non-absorbent magazine ad for the required clean-up. Here are my
translations of the pictures that are definitely worth a thousand meanings
I’m alone here in the stall and if I wear rubber
waders, I can do anything I want!
Cool! I can clean my shoes in here with this
neat lever that moves the water.
When I wear my weird glasses upside down, I
can’t tell where I should do what.
Wow! It’s even a birdbath for cute, little
flying white cuckoos!
Don’t add any more of your own little white
birds unless you can swim!
Maybe this thing will work even if I don’t take
off my pants.
Help! The Toilet Spirit is angry! I’ll never
come in here again!
If I lose these stupid glasses, maybe the Toilet
Spirit will leave me alone.
Welcome to Chiang Mai:
Invasion of the flying termites!
Even if you’ve read everything there is to read on and offline
about this lovely city’s seasons, weather, temperature variations and
amazing tropical rains, there’s one subject you are very unlikely to
have encountered. Ditto if you’ve not yet lived here in April/May -
expat residents don’t talk about it unless it’s happening!
New incomers, (and the rest of us!), spend most of the thankfully brief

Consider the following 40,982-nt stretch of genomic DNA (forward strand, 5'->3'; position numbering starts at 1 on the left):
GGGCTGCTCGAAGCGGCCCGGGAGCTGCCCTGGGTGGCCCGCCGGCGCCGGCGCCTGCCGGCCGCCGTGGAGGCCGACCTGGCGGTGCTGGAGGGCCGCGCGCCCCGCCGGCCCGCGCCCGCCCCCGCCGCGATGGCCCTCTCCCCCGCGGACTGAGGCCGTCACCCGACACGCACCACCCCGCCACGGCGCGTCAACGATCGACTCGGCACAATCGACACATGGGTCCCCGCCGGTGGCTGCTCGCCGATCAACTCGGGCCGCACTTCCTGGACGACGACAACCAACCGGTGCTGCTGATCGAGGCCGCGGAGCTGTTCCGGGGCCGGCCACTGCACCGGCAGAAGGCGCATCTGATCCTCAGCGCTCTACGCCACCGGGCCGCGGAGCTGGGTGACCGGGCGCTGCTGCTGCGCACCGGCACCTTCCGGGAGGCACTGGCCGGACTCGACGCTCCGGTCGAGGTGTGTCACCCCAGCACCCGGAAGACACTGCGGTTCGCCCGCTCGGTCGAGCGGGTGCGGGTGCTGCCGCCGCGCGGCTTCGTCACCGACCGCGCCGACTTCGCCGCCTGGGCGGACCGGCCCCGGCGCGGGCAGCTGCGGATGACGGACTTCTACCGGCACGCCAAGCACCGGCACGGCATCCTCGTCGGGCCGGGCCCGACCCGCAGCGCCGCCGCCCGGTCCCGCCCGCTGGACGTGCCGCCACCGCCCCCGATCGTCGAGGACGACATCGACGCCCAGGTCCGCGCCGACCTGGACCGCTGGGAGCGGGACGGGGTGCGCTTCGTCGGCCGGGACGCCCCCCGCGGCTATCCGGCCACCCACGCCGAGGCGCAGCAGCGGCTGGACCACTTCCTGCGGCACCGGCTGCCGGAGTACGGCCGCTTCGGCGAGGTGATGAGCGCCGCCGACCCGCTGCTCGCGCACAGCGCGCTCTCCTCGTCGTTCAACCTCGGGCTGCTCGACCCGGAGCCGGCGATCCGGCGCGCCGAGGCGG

hot, dry season bemoaning the high temperatures and dry air, wasting
large quantities of water on our parched gardens whilst watching it run
off rather than soak in, dreading the next aircon-inflated electricity
bill and searching the skies for clouds which might, just, bring that
first welcome storm which signals the beginning of the rainy season.
Finally it happens, usually in the evening - rain, thunder, more rain…
wonderful! Sit on the terrace, enjoy the cool wind, and stare at the
falling sheets of rain as if you’d never seen them before. All is well…
BUT! What’s that? And those? And these? All of a sudden you’re enveloped
in a huge cloud of flying insects, all desperately trying to get to the
lights and into the house! At that point you remember that you’ve left
the insect screens open in several rooms, and the lights on…
Congratulations, you’re now experiencing your first “invasion of the
flying termites”! Next step is to shut all the windows, (remembering
that window-shutting won’t deter the most determined amongst the
horrible hoards), switch off all outside lights in the hope they’ll go
away, (they won’t!), pick up the nearest newspaper, (not the Mail, we
hope), roll it up and do murder. For at least an hour. This is
absolutely necessary - after all, these things are termites determined
to lay eggs, which will develop into grubs with large teeth which eat
houses… or so you’ve been told. If you’re fortunate enough to have a
swimming pool, you’ll need to spend at least another hour the following
morning scooping out the massed remains of at least ten thousand of the
little horrors, at which point you will discover the tens of thousands